One of the most pleasant ways to relax in Paris is to take a stroll along the banks of the Seine. It’s a busy, working river with a constant flow of craft of all descriptions. Ranging from the many tourist boats crammed with sightseers enjoying the unique perspective of the city’s great landmarks from the river, to serious, business-like barges riding low in the water, filled with anything from building site rubble to bales of shredded paper heading to the recycling depot, while others are piled high with freight. Many also have homey touches such as pot plants, plastic garden furniture, laundry fluttering in the breeze, and perhaps a small car and bicycles perched on the back deck. As well, there are other barges, tied up dockside, that are clearly used as floating homes. Aside from these though, there are a number of traditional barges, or péniches, that have been converted to quite different uses.
One of the great pleasures of a visit to Paris is spending time exploring the many wonderful food markets. You can take your pick from 69 open-air and 13 covered markets in the city, meaning that some arrondissements have more than one market. Everyone has their personal favourites, and we certainly have ours, but we also love to visit other markets in various parts of the city to see what’s on offer. Produce is always seasonal and high quality, and one of the fascinating things is to observe which vendors attract long queues while others are slower. Each market’s produce will usually reflect the profile of its neighbourhood, which means you can find the flavours of the West African community in the Marché Dejean in the 18th arr. or German smoked ham at Marché Saint-Martin in the 10th. So take plenty of cash, a big supply of re-usable shopping bags, and head off to discover some edible delights.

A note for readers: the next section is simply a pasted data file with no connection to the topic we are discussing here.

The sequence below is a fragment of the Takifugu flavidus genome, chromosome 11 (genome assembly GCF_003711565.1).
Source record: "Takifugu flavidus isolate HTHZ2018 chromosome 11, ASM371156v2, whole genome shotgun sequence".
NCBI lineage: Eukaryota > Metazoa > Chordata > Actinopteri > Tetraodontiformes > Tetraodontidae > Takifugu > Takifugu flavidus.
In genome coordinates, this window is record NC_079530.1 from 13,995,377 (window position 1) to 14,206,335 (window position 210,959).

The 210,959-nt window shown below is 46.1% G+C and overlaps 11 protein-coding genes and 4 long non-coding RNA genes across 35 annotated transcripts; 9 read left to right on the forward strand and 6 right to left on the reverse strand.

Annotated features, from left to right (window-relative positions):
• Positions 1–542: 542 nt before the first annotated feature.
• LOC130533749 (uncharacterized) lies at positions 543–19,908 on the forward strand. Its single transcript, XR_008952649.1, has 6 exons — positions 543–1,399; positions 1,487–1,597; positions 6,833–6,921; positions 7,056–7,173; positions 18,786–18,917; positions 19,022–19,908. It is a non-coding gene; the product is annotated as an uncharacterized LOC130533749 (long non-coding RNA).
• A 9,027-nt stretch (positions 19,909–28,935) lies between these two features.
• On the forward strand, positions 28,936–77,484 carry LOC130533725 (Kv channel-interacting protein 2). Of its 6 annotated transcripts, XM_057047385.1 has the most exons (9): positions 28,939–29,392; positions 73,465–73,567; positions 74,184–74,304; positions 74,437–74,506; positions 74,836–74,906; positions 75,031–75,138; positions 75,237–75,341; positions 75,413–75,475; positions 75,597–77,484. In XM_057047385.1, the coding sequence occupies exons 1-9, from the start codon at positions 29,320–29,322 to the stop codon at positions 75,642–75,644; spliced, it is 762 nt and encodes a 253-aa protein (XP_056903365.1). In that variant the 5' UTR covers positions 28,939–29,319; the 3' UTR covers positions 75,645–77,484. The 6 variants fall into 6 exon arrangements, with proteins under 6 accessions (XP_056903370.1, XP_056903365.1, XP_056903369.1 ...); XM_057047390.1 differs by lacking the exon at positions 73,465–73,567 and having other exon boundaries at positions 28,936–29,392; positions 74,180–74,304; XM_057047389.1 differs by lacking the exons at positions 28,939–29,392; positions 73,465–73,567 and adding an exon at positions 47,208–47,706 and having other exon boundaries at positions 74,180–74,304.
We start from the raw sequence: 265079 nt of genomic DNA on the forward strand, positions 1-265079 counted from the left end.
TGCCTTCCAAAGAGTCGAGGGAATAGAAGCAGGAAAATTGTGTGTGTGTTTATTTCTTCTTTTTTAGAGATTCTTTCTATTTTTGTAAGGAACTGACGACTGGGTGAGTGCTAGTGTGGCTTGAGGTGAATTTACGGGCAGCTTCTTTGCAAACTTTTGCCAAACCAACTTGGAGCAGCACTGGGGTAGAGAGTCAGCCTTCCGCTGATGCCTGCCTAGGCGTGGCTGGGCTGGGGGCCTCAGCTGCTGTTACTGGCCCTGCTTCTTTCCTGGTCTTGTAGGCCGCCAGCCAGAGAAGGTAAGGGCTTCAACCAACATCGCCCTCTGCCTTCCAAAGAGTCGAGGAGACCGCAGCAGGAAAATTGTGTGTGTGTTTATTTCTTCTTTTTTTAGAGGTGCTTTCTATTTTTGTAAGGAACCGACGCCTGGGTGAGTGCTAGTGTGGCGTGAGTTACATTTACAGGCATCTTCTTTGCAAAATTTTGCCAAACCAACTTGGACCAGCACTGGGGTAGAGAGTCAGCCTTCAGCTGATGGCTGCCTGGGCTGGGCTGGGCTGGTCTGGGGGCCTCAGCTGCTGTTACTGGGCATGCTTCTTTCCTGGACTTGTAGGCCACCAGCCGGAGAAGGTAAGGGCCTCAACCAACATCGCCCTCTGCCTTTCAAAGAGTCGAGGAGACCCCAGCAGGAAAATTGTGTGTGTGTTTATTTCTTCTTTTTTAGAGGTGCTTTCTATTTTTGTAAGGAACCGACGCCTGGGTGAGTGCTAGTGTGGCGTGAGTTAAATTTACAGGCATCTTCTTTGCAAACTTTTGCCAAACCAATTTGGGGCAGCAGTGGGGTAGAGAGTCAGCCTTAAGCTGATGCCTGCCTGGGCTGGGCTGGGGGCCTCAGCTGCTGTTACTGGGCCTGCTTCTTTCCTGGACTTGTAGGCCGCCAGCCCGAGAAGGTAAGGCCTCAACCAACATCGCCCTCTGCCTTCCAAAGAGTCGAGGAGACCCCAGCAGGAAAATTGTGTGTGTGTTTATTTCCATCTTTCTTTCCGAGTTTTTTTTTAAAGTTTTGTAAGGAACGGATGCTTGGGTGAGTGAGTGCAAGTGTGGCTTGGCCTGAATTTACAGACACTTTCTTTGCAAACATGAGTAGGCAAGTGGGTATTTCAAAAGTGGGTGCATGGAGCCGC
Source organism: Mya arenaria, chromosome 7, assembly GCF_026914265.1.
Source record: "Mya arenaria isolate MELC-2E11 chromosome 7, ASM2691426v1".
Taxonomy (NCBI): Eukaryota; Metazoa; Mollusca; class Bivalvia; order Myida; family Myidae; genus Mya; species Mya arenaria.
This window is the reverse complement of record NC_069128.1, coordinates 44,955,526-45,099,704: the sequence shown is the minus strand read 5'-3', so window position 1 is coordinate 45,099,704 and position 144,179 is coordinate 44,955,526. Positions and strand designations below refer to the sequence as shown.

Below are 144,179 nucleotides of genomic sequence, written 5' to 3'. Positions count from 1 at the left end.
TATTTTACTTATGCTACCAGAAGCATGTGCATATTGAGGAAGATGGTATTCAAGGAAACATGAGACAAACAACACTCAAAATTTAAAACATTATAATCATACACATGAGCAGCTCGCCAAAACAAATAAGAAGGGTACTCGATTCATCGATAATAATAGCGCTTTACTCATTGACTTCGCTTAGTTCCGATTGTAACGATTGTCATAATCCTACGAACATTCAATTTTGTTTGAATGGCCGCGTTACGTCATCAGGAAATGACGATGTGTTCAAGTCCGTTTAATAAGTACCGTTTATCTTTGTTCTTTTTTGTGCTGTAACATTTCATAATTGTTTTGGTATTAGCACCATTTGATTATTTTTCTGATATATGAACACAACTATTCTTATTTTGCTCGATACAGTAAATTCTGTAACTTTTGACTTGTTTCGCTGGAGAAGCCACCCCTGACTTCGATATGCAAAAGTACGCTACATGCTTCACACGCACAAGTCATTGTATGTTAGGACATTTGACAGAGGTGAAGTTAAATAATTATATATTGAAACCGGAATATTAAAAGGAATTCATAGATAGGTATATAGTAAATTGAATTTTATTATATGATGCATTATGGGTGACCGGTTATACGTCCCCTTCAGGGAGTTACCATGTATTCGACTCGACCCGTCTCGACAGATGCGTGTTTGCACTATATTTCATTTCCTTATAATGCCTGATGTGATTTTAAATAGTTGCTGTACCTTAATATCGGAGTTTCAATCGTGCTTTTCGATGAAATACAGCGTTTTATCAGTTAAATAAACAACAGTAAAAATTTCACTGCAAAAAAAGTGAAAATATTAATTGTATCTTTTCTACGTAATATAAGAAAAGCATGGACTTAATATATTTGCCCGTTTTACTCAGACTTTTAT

A description that’s often used to describe the Musée Marmottan Monet is that it’s a “hidden” gem. Rather, I’d say it’s perhaps more overlooked than hidden, given its location in the chic Passy neighbourhood in the 16th arr. on the edge of the Bois de Boulogne, beside one of the loveliest parks in Paris. Famous for the world’s largest collection of works by Claude Monet, the museum also has works by other Impressionist painters such as Morisot, Degas, Manet, Sisley, Pissarro, Renoir, Gauguin and Signac as well as over 300 masterpieces from the Middle Ages, Renaissance and First Empire period.
When you think of châteaux in the Paris area, Versailles is likely the first that would spring to mind. For its sheer beauty, opulence and size, not to mention the wonderful gardens and parklands surrounding it, it’s no wonder that Versailles is one of the most visited destinations in the entire country. However, for those who have “been there, done that” and would like to explore another former royal residence in Paris, the enormous Château de Vincennes offers a most interesting contrast.
Paris has long been famous as a world capital of fashion and design, but it is also a city with a wealth of exciting design concept stores bursting with products unique to France. It’s a country and a society with a history of commitment to artisan craft skills, a deep appreciation of the handmade object, innovative use of natural materials and the creative expression of the individual artist or designer.